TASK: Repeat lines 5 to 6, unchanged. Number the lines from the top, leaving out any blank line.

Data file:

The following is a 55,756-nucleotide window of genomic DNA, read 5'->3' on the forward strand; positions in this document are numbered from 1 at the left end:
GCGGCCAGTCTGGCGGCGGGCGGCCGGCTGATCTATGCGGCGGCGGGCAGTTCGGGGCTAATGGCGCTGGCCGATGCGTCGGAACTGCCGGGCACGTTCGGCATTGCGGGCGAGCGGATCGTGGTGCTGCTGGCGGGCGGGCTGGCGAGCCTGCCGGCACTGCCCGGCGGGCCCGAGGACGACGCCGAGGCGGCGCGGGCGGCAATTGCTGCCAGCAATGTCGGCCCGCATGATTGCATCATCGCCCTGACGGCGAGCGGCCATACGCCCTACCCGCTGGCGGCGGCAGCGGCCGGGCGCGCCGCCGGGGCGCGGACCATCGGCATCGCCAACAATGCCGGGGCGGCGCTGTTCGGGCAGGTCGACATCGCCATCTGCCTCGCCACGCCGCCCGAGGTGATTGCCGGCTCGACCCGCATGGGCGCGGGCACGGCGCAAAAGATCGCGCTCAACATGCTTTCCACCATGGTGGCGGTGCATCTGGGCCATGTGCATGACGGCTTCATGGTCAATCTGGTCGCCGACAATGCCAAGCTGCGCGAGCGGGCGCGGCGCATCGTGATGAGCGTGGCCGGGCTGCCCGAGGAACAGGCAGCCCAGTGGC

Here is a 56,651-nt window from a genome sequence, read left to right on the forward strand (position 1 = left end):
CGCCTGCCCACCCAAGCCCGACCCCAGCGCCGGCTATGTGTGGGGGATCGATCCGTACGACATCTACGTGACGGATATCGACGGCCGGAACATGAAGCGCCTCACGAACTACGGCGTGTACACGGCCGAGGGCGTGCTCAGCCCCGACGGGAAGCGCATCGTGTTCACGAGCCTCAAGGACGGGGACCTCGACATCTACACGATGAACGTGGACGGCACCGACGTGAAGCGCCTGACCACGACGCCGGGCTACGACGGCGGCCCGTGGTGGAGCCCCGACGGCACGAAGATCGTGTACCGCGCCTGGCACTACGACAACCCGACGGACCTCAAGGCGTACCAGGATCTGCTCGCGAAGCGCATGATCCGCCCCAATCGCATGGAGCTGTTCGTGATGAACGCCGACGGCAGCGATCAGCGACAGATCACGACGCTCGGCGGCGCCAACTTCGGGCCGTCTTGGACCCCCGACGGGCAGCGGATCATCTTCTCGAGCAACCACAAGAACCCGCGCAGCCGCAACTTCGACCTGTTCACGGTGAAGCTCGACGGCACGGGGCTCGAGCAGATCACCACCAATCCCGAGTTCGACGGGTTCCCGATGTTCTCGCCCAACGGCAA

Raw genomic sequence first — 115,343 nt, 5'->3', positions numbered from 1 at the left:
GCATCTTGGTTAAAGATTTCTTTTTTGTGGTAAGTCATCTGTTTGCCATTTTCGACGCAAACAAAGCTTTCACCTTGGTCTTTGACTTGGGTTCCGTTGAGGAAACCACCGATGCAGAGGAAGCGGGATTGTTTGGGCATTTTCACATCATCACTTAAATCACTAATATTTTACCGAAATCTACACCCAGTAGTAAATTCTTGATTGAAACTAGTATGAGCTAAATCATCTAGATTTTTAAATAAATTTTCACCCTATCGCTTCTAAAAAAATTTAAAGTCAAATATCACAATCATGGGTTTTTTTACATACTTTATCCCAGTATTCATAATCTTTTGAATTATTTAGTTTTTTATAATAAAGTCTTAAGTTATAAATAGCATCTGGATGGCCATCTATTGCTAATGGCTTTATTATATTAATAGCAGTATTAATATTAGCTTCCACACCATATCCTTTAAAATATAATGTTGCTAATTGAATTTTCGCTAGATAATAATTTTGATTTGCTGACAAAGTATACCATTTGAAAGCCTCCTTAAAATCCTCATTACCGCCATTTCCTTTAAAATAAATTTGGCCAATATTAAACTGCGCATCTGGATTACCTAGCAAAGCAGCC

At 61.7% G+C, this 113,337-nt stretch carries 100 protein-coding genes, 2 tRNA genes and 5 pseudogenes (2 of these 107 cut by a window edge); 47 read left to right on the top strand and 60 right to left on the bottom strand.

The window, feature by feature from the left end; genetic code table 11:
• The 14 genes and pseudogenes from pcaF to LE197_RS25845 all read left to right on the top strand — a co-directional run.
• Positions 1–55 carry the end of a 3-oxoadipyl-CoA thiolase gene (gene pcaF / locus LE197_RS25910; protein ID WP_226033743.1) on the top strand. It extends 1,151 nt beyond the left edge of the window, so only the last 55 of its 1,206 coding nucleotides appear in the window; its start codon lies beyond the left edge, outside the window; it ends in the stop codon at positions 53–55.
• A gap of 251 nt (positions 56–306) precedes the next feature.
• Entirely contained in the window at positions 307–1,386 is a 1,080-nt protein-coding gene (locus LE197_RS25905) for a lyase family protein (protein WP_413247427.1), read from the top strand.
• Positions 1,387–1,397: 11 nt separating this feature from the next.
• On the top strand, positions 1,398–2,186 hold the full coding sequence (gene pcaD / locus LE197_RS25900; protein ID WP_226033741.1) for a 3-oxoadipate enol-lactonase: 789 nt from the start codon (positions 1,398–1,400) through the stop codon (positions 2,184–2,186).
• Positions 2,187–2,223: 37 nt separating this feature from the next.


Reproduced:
Raw genomic sequence first — 115,343 nt, 5'->3', positions numbered from 1 at the left:
GCATCTTGGTTAAAGATTTCTTTTTTGTGGTAAGTCATCTGTTTGCCATTTTCGACGCAAACAAAGCTTTCACCTTGGTCTTTGACTTGGGTTCCGTTGAGGAAACCACCGATGCAGAGGAAGCGGGATTGTTTGGGCATTTTCACATCATCACTTAAATCACTAATATTTTACCGAAATCTACACCCAGTAGTAAATTCTTGATTGAAACTAGTATGAGCTAAATCATCTAGATTTTTAAATAAATTTTCACCCTATCGCTTCTAAAAAAATTTAAAGTCAAATATCACAATCATGGGTTTTTTTACATACTTTATCCCAGTATTCATAATCTTTTGAATTATTTAGTTTTTTATAATAAAGTCTTAAGTTATAAATAGCATCTGGATGGCCATCTATTGCTAATGGCTTTATTATATTAATAGCAGTATTAATATTAGCTTCCACACCATATCCTTTAAAATATAATGTTGCTAATTGAATTTTCGCTAGATAATAATTTTGATTTGCTGACAAAGTATACCATTTGAAAGCCTCCTTAAAATCCTCATTACCGCCATTTCCTTTAAAATAAATTTGGCCAATATTAAACTGCGCATCTGGATTACCTAGCAAAGCAGCC